DOJ Wins Faster Schedule for Mar-a-Lago Special Master Appeal

(Bloomberg) -- A federal appeals court granted the Justice Department's request to expedite its challenge to a Florida judge's appointment of a so-called special master to review thousands of White House documents seized from Donald Trump's Mar-a-Lago estate became.
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Mar-a-Lago documents contained pardons, emails, court bills
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Wednesday's 11th Circuit Court of Appeals order did not immediately specify when judges would hear arguments -- or which judges would hear the case -- but set a timeline for the briefing, which ends on Nov. 17.
"After consultation with the Chief Justice, the appeal will be assigned to a special panel of merits from the classified appeal record, chosen at random by the court clerk," the court wrote. "This body will decide when and how oral arguments will take place."
Trump's legal team has opposed putting the case on an accelerated track, arguing instead that a hearing should not be held until January at the earliest. The appeals court gave Trump until Nov. 10 to file his brief, six days more than the government suggested but less time than Trump's attorneys wanted. The government letter is due on October 14.
The order is the latest setback for Trump before the Court of Appeals, which previously denied his attempt to block the Justice Department from accessing about 100 documents bearing non-disclosure marks — some marked Top Secret — seized at his home. The DOJ argued the documents are key to its ongoing criminal investigation into Trump's handling of white documents.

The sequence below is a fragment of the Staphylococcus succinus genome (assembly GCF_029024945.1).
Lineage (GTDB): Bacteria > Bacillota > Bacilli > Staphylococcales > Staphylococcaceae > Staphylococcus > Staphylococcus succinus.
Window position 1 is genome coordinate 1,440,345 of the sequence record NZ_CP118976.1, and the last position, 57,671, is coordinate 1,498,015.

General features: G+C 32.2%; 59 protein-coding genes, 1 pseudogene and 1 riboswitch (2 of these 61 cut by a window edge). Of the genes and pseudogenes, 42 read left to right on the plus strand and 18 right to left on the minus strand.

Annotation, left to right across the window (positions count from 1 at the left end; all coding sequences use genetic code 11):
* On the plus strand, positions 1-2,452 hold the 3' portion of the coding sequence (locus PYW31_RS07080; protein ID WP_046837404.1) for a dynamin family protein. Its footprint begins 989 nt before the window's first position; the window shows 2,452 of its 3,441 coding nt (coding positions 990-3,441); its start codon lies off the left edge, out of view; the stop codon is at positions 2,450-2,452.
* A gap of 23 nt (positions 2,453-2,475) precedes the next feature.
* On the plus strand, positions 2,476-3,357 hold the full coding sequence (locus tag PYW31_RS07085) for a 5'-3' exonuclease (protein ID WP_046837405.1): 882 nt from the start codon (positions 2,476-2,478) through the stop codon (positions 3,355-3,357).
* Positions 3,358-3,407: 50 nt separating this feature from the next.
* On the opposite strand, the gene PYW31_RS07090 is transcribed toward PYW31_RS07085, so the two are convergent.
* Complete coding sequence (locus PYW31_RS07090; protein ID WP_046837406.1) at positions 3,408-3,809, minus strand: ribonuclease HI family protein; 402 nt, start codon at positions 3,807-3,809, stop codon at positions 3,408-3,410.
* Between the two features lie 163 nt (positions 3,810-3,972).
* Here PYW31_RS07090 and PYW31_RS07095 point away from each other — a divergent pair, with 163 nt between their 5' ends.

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Read more: Mar-a-Lago documents contained pardons, emails, court bills
Chief U.S. District Judge Raymond Dearie, a semi-retired Brooklyn judge, is the special judge overseeing a review of 11,000 documents seized in Mar-a-Lago in August as part of a federal investigation into whether government records were mishandled.
US District Judge Aileen Cannon, the Florida federal judge presiding over the document fight, earlier this week extended the timeline for Dearie's work to mid-December.
Cannon's order appointing the special master temporarily bans the government from using most of the confiscated documents.
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The case is Trump v. US, 22-13005, 11th US Circuit Court of Appeals (Atlanta).
(Updates with details from the appeals case.)
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